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It's The Most Wonderful Time Of The Year

'Tis the season to be busy, fa lalalalaaa la la la laaa...Please forgive me again for neglecting this blog. When not at work, I'm making homemade things, doing some shopping online, some shopping out in the community, it's been fun. I enjoy having adult kids because I still buy Christmas for them but it's different. They all enjoy my homemade goodies they find in their "care packages", i.e. homemade jelly, homemade soaps and sugar scrubs and their favorite candy. But I still love to gift them according to their bent. I zero in on one special large item or several small items for a theme that fills that want in their life. So far I'm batting a thousand and almost ready. I need to finish one particular package and ship it off to Utah this week to one couple. The other kids are in the area and I will be seeing them personally.

Oddly enough though, I'm also thinking past Christmas to January, where I will be buying seeds online and starting them in my basement in February. The garden is never totally over for me. August is when I start planning because I know what works and what doesn't work, what new things I want to try and what I will never do again. What gets me through the doldrums of winter is watching the sun slowly rise higher in the sky as Persephone begins her ascent from Hades back to Mt Olympus where life will once again bursts forth into spring. Whaaaat??? Greek mythology....look it up.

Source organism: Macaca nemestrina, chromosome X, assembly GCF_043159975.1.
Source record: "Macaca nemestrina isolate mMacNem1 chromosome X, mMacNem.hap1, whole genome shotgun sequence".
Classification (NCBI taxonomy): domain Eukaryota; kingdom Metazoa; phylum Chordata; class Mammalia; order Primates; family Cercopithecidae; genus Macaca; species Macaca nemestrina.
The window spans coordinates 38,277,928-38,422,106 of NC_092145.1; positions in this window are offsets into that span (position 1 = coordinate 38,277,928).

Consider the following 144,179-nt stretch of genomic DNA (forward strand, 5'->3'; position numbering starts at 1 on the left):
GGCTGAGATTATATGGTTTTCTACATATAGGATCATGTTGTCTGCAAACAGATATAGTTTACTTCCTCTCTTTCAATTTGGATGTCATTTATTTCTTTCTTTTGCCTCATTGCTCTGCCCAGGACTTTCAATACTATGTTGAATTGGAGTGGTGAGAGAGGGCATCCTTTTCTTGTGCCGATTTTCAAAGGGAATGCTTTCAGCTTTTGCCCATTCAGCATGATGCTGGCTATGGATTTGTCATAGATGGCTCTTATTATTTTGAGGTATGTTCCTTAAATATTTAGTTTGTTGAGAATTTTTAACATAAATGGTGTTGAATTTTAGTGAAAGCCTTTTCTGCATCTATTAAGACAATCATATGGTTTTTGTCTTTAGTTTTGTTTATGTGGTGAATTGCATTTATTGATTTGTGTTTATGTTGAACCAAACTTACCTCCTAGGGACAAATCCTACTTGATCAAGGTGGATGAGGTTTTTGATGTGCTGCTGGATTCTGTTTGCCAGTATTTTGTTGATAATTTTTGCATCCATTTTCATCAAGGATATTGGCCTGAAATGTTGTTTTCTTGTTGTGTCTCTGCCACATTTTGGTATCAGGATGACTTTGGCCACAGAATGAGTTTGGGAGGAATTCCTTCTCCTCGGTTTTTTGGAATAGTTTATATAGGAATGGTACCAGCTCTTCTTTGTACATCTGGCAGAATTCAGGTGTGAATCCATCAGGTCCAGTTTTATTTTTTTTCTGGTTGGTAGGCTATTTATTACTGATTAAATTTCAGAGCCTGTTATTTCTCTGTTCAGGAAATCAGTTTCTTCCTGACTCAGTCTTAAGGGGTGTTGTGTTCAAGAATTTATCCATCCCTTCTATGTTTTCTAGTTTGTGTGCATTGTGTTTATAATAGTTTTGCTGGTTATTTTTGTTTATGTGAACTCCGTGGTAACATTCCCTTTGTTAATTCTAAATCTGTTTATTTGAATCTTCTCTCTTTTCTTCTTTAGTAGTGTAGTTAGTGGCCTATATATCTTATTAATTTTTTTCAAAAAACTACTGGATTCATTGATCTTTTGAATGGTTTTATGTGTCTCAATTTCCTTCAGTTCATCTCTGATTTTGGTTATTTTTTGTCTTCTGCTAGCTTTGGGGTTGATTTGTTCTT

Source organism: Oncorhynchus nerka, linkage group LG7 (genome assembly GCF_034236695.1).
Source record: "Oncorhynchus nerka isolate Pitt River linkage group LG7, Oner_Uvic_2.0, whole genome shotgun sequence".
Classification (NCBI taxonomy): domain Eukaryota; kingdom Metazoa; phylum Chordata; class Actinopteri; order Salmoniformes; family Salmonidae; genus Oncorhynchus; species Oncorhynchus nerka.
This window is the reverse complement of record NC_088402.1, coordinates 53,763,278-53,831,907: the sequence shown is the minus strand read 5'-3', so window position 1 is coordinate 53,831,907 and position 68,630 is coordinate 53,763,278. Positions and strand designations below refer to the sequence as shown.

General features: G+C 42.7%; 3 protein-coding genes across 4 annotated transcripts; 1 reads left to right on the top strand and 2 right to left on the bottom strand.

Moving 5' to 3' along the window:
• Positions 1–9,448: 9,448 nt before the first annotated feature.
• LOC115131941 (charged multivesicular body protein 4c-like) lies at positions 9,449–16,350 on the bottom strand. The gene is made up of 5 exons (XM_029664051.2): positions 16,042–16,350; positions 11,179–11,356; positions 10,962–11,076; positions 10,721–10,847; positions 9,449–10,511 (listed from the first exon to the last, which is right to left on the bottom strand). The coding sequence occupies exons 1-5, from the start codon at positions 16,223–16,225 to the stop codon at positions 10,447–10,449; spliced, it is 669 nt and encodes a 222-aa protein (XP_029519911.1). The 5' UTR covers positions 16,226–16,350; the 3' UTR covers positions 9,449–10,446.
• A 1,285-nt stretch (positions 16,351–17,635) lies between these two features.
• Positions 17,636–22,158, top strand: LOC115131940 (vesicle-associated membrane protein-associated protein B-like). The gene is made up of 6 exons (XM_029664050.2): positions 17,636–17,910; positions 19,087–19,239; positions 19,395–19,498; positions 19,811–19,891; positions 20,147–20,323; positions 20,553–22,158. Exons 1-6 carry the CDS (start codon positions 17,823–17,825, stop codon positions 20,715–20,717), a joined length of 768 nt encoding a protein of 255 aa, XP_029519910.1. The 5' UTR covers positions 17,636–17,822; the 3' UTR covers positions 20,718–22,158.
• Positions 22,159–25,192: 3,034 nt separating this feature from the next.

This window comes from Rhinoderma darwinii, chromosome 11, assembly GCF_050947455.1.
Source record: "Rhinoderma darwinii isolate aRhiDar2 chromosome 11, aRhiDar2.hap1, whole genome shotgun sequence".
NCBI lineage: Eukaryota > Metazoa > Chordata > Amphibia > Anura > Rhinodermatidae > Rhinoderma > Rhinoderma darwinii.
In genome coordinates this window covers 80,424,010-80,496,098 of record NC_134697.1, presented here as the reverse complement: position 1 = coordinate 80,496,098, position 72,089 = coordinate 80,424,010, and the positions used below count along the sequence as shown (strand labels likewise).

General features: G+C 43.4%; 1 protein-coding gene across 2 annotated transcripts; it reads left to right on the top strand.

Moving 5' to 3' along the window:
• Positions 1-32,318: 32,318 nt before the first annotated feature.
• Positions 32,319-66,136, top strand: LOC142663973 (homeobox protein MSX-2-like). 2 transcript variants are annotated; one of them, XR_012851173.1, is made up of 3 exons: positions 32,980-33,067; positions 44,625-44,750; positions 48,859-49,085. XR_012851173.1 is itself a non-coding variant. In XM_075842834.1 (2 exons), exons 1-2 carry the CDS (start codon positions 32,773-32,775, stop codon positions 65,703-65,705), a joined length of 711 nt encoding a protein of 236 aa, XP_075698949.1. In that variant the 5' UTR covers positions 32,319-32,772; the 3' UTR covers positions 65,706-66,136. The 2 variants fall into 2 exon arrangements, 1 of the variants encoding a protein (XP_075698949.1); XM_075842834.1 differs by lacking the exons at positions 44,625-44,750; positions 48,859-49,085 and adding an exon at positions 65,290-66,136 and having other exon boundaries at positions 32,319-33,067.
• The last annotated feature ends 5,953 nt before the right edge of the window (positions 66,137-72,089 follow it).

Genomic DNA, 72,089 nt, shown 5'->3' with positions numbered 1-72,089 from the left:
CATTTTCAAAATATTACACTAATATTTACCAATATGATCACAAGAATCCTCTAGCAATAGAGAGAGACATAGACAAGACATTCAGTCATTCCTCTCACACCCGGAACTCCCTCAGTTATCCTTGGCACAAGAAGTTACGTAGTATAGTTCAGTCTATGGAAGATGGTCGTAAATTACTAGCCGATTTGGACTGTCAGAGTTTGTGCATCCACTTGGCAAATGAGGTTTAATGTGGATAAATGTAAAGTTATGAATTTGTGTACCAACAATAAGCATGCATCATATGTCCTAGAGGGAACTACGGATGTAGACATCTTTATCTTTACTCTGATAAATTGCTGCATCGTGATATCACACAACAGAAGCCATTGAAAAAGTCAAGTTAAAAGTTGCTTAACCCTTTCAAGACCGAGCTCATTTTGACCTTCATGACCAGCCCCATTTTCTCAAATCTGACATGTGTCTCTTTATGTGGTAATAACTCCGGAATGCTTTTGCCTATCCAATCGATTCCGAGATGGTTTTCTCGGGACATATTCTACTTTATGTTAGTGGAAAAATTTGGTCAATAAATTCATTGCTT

The other reason I haven't written sooner is I had a catastrophe of sorts. Sweet Meeka the dog lost her head and killed all but six of my chickens. I know she didn't eat them by herself because my brothers two dogs look suspiciously fat these days and equally guilty. But dogs will be dogs and my fence has been in need of mending. It was sad having only one rooster and 5 hens in the coop instead of 12, but a sweet friend of mine had some older hens that were in need of rehoming, so I took them in yesterday. I'm sorry I don't have any pictures but I will do that in the next blog. They seem to fit right in and Levi the rooster immediately ran to greet them and whisper sweet nothings into their ears. This morning, everything was good and they all survive the night together! One of the new chickens had the nerve to challenge Petri the duck at his swimming pool. But he told her in no uncertain terms she was not the boss of him! So Levi the rooster is not the only bad man in the coop. I did get the excess poop and feathers raked out of the hen house and mixed into some of the garden beds for winter. And Meeka the dog got a new body harness to keep her from getting loose again. It's unfortunate that she cannot run free during the day because she really is a wonderful dog, but after the birds have gone to bed for the night, I cut her loose to run and play, so it's working out.